Deirdre Cavanagh, surrounded by her artwork

Meira Bienstock photo

BETHEL — There is a black and white print of a young girl with a bird on her head and two windows in the background. The sky is darkened and there is an etched out moon and star. The piece pops out when entering Cavanagh Ink Studio, owned by local artist, Deirdre Cavanagh who has put her collection of 50 years of work inside.

Examining the detailed sketches from her time in college in the 60s, alongside landscapes of the trees in Portland, to books of her paintings paired with her short poems, Cavanagh has created so much, there must be an answer to life hidden among the details.

“It’s not that simple,” says Cavanagh. “All of this, and this is how I’ve come to feel about life: nothing is just one thing. When you go back to the root and look for the meaning, that’s where I think all of us who are – if you are a poet, or a writer, or a painter, you want to get to the basic, to the reality of the words … but it all shifts … so sometimes you’ve got it … and then sometimes you go poof! Ha!”

Cavanagh recollects that she was always painting her entire life.

“I was going to art classes when I was little at the art center and I still remember this vivid image in my mind … the guy who was there, a young man, showed me how to do dry brush in ink. It’s still thrilling for me to think [about]. My mind is visual, not linear.”

Cavanagh carries a hand-made sketchbook with her at all times. She created it out of poetry she wrote and ripped out of notebooks then glued together to become one big sketchbook. Her brother, Charles, reflect on Cavanagh’s birthday dinner the last week. They sat outside and she had pulled out her sketchbook and started sketching.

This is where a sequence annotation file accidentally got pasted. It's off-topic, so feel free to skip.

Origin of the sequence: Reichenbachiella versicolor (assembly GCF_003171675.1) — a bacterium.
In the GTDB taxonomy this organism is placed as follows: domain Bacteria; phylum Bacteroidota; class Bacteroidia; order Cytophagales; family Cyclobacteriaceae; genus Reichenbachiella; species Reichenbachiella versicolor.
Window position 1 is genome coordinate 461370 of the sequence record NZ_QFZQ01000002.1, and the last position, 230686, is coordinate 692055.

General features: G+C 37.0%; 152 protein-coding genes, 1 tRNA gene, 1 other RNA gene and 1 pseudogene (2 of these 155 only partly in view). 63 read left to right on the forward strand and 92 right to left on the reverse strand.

Cavanagh talks mostly about two main series collections of hers. The first series is about The Development of music, and the second, the Noh Masks series.

As for The Development of music series, “I took the sheet music [Beethoven], which was so beautiful. I feel in love with the sheet music before I started to paint the music. I wanted to understand as much as I could about that.”

When you walk into the studio, one of pieces from the music series is looking at you from straight ahead.

Noh Masks comes from a classical Japanese dance-drama. It features iconic masks to represent the roles being played. Cavanagh became interested in them when she was doing dances in Albany.

“So I made drawings of the Noh Masks, because you know an artist has a terrible tendency to draw her own face, without evening mean to, ha ha!” she laughs. “But it’s also because I sort of love the contradiction in the masks, sometimes it’s Noh or just No. There’s this thought that I have, that we all wear masks to not show your outer skin.”

Whether you’re a fan of Tim Burton’s Gothic black and white checkered prints, or Pablo Picasso cubism, or simply love the trees of Maine, Cavanagh is able to blend all three genres and put a significant twist on them all, with poetry, hope, and lots of New England blended inside.

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